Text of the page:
The game won’t head down the puzzler route. :) Think: short and fast-paced RTS combat missions (defend, capture, ambush, etc). Lots of pew pew pew!

        The roguelike elements we adopted are largely to do with story and mission randomisation to help with replayability. So enemy fleets you encounter not only scale, but are comprised of different classes. It will be very easy for you to pick your preferred approach which will be as effective as someone elses completely different approach.

        Let me know if you have any other questions. :)

        Best,
        Scott Boyd
        Marketing Manager
        Blazing Griffin

    • abigbat says:

      Perhaps unsurprising considering I’m a huge Homeworld fan :) DS is in many ways a tribute to my favourite scifi games, films and artists!

  3. Neutrino says:

    That female voice over in the video is fabulous. Sounds like the Dowager Countess of Grantham from Downton Abbey but is eerily fitting.

  4. froz says:

    Oh, it’s a pitty that another strategy requires more dexterity then actual strategy… What was great in FTL was that you could pause any time and in general things you have to do were limited. I really prefer simple design that is not complex just for the complexity, but still allows great deal of strategy. And I hate RTSes that requires you to click a lot as a part of strategy. I wish more RTSes would have better units AI that would just do all the micromanaging for you and you could think about higher strategy instead. Until then I’ll stick with TBSes.

    • ChrisMidget says:

      I agree with your sentiments, as a dyspraxic things that involve a lot of fast reactions end up in me floundering about and hitting the wrong keyboard button.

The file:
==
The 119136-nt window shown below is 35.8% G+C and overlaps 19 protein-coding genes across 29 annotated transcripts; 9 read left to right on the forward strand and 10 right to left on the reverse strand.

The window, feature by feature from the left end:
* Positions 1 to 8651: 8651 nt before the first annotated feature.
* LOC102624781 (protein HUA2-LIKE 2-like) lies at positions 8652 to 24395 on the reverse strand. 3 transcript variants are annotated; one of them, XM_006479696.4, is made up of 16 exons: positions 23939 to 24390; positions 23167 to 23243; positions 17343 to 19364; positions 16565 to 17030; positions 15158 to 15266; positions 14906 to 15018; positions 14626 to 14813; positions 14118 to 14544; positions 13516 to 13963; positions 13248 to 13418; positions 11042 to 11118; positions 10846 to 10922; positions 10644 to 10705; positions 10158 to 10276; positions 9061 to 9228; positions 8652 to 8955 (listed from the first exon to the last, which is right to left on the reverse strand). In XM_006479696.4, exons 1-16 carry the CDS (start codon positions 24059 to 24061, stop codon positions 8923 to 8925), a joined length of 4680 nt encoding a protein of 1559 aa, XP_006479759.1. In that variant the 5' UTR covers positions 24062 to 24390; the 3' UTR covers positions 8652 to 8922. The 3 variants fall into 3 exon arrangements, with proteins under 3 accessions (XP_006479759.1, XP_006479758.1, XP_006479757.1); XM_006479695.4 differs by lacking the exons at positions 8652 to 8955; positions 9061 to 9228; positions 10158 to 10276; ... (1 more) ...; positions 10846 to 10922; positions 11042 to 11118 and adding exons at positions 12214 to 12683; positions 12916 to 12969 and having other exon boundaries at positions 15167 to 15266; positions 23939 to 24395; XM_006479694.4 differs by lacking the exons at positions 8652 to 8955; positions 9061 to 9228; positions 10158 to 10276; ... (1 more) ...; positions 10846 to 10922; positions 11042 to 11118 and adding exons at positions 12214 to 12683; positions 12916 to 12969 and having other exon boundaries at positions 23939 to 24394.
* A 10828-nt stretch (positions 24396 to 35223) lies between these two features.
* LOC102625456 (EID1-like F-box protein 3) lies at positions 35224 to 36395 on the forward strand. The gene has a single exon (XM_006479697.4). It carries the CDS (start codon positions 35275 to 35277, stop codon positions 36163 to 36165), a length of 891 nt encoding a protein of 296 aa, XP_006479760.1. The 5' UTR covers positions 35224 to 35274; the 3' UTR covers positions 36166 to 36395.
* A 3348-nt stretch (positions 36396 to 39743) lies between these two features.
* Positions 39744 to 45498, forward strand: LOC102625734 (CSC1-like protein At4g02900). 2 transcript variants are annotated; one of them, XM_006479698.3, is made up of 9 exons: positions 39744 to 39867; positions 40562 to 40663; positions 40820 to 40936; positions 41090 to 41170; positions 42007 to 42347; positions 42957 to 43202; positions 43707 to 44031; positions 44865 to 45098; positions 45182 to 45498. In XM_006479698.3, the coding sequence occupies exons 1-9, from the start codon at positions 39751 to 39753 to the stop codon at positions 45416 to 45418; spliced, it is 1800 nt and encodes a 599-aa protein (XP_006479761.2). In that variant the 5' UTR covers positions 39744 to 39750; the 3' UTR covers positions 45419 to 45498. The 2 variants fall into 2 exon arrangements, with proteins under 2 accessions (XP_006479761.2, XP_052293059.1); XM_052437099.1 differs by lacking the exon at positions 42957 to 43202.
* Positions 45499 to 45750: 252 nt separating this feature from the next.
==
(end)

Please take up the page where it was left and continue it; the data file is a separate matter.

• jonahcutter says:

      That’s the main issue I have with a game like Satellite Reign as well (no giving orders while paused). It does so many great things. But I want to focus in combat on thinking and tactics, and enjoy the visuals of it all. In this type of game, I’m not so interested in difficulty being determined by twitch skills.

      Of course, the last rts that I really loved that demanded micro skills were the Myth games. So maybe I’m just old.

    • Chrysomore says:

      Y’all should check out Dungeon of the Endless some time; other than the lack of spaceships it’s pretty much a direct (and AWESOME) successor to FTL, pause button and all.

    • LTK says:

      I agree, what I enjoyed about FTL is that even though the view remained stationary, it still implied that the ships are actually whizzing about and constantly doing evasive maneuvers, as evidenced by how your shots have a chance to miss and that more engine power increases your evasion. It’s much more fitting of a spaceship commander to say “Divert power to the engines!” than “Bank left to avoid that missile!” The latter is the pilot’s job, they’re trained for that. You shouldn’t be expected to make tactical decisions and pilot a shit at the same time, much less multiple ships!

  5. AngoraFish says:

    Do want.

  6. Ralek says:

    I’m definitely interested, but so far all of these games came up short in comparison to Starsector (aka Starfarer) … I’m going to keep an eye on it.

  7. spathi says:

    For 7$ have bought this without giving a second thought, and that is contrary to Sol Trader and Into the Stars, both of which I’ve checked out yesterday. Perhaps the later two should take a cue in regards to their pricing strategy..

    • Malibu Stacey says:

      For 7$ have bought this without giving a second thought, and that is contrary to Sol Trader and Into the Stars, both of which I’ve checked out yesterday. Perhaps the later two should take a cue in regards to their pricing strategy..

      Wait, you’re complaining about the pricing tiers of Kickstarter projects? Because both of those games you mention have 20+ days on their kickstarter campaigns to go right now.

      • spathi says:

        I’m complaining about high prices (15~20 usd). For me the magic sum I’m willing to spend is 7$, and I figure I’m not the only one with such mindset.